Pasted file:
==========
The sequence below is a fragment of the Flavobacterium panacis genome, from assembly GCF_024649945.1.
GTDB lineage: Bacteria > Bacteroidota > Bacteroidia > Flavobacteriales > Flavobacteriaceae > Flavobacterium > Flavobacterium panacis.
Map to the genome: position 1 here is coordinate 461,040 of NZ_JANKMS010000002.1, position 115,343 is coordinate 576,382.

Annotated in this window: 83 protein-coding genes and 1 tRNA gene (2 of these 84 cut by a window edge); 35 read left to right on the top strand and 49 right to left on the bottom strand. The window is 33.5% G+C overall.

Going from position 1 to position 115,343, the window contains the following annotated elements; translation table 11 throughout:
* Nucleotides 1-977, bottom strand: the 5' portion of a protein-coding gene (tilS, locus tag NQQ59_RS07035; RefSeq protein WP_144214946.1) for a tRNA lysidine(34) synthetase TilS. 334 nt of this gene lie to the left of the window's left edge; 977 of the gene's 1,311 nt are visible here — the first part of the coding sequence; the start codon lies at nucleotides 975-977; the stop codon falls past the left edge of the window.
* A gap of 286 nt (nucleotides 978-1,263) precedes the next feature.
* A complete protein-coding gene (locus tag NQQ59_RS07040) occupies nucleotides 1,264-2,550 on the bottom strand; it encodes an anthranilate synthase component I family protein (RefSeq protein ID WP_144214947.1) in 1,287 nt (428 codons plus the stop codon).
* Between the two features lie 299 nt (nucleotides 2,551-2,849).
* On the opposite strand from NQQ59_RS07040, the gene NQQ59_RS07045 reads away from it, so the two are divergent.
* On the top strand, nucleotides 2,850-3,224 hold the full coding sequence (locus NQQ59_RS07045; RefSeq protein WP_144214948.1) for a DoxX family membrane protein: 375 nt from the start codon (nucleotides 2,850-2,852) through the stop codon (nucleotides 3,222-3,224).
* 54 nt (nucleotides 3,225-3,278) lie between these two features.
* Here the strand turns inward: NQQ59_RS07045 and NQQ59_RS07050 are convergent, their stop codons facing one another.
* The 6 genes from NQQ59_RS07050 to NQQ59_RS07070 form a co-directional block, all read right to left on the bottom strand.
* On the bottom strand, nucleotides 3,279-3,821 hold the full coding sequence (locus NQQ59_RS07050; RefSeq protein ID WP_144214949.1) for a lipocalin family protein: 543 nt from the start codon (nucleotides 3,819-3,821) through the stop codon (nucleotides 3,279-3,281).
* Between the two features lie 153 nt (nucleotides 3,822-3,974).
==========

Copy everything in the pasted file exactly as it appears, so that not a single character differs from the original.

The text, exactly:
The sequence below is a fragment of the Flavobacterium panacis genome, from assembly GCF_024649945.1.
GTDB lineage: Bacteria > Bacteroidota > Bacteroidia > Flavobacteriales > Flavobacteriaceae > Flavobacterium > Flavobacterium panacis.
Map to the genome: position 1 here is coordinate 461,040 of NZ_JANKMS010000002.1, position 115,343 is coordinate 576,382.

Annotated in this window: 83 protein-coding genes and 1 tRNA gene (2 of these 84 cut by a window edge); 35 read left to right on the top strand and 49 right to left on the bottom strand. The window is 33.5% G+C overall.

Going from position 1 to position 115,343, the window contains the following annotated elements; translation table 11 throughout:
* Nucleotides 1-977, bottom strand: the 5' portion of a protein-coding gene (tilS, locus tag NQQ59_RS07035; RefSeq protein WP_144214946.1) for a tRNA lysidine(34) synthetase TilS. 334 nt of this gene lie to the left of the window's left edge; 977 of the gene's 1,311 nt are visible here — the first part of the coding sequence; the start codon lies at nucleotides 975-977; the stop codon falls past the left edge of the window.
* A gap of 286 nt (nucleotides 978-1,263) precedes the next feature.
* A complete protein-coding gene (locus tag NQQ59_RS07040) occupies nucleotides 1,264-2,550 on the bottom strand; it encodes an anthranilate synthase component I family protein (RefSeq protein ID WP_144214947.1) in 1,287 nt (428 codons plus the stop codon).
* Between the two features lie 299 nt (nucleotides 2,551-2,849).
* On the opposite strand from NQQ59_RS07040, the gene NQQ59_RS07045 reads away from it, so the two are divergent.
* On the top strand, nucleotides 2,850-3,224 hold the full coding sequence (locus NQQ59_RS07045; RefSeq protein WP_144214948.1) for a DoxX family membrane protein: 375 nt from the start codon (nucleotides 2,850-2,852) through the stop codon (nucleotides 3,222-3,224).
* 54 nt (nucleotides 3,225-3,278) lie between these two features.
* Here the strand turns inward: NQQ59_RS07045 and NQQ59_RS07050 are convergent, their stop codons facing one another.
* The 6 genes from NQQ59_RS07050 to NQQ59_RS07070 form a co-directional block, all read right to left on the bottom strand.
* On the bottom strand, nucleotides 3,279-3,821 hold the full coding sequence (locus NQQ59_RS07050; RefSeq protein ID WP_144214949.1) for a lipocalin family protein: 543 nt from the start codon (nucleotides 3,819-3,821) through the stop codon (nucleotides 3,279-3,281).
* Between the two features lie 153 nt (nucleotides 3,822-3,974).